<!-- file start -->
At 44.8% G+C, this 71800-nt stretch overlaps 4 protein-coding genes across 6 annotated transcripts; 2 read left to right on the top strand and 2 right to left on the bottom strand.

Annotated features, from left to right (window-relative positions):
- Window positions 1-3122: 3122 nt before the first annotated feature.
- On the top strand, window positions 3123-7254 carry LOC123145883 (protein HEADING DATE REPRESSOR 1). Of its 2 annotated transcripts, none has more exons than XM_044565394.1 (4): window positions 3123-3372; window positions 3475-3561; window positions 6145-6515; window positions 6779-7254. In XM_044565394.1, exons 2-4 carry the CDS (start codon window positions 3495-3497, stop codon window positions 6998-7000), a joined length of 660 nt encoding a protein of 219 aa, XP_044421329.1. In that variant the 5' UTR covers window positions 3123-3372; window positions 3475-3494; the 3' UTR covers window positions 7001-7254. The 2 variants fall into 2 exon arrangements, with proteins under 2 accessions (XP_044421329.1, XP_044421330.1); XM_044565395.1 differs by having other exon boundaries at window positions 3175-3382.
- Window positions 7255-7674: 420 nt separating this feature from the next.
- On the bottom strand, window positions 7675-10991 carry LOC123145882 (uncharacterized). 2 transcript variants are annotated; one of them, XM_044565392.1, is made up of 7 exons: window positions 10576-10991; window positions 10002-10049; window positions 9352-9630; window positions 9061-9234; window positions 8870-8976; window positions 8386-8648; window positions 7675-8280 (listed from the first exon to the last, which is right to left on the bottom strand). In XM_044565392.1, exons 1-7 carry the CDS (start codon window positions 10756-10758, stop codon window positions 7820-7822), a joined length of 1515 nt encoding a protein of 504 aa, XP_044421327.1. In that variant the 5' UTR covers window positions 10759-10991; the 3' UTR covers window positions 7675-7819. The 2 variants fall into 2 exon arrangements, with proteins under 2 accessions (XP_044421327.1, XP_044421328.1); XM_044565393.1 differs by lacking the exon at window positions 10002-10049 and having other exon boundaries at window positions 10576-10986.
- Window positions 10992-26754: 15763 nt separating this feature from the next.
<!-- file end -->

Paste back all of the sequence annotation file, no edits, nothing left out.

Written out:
At 44.8% G+C, this 71800-nt stretch overlaps 4 protein-coding genes across 6 annotated transcripts; 2 read left to right on the top strand and 2 right to left on the bottom strand.

Annotated features, from left to right (window-relative positions):
- Window positions 1-3122: 3122 nt before the first annotated feature.
- On the top strand, window positions 3123-7254 carry LOC123145883 (protein HEADING DATE REPRESSOR 1). Of its 2 annotated transcripts, none has more exons than XM_044565394.1 (4): window positions 3123-3372; window positions 3475-3561; window positions 6145-6515; window positions 6779-7254. In XM_044565394.1, exons 2-4 carry the CDS (start codon window positions 3495-3497, stop codon window positions 6998-7000), a joined length of 660 nt encoding a protein of 219 aa, XP_044421329.1. In that variant the 5' UTR covers window positions 3123-3372; window positions 3475-3494; the 3' UTR covers window positions 7001-7254. The 2 variants fall into 2 exon arrangements, with proteins under 2 accessions (XP_044421329.1, XP_044421330.1); XM_044565395.1 differs by having other exon boundaries at window positions 3175-3382.
- Window positions 7255-7674: 420 nt separating this feature from the next.
- On the bottom strand, window positions 7675-10991 carry LOC123145882 (uncharacterized). 2 transcript variants are annotated; one of them, XM_044565392.1, is made up of 7 exons: window positions 10576-10991; window positions 10002-10049; window positions 9352-9630; window positions 9061-9234; window positions 8870-8976; window positions 8386-8648; window positions 7675-8280 (listed from the first exon to the last, which is right to left on the bottom strand). In XM_044565392.1, exons 1-7 carry the CDS (start codon window positions 10756-10758, stop codon window positions 7820-7822), a joined length of 1515 nt encoding a protein of 504 aa, XP_044421327.1. In that variant the 5' UTR covers window positions 10759-10991; the 3' UTR covers window positions 7675-7819. The 2 variants fall into 2 exon arrangements, with proteins under 2 accessions (XP_044421327.1, XP_044421328.1); XM_044565393.1 differs by lacking the exon at window positions 10002-10049 and having other exon boundaries at window positions 10576-10986.
- Window positions 10992-26754: 15763 nt separating this feature from the next.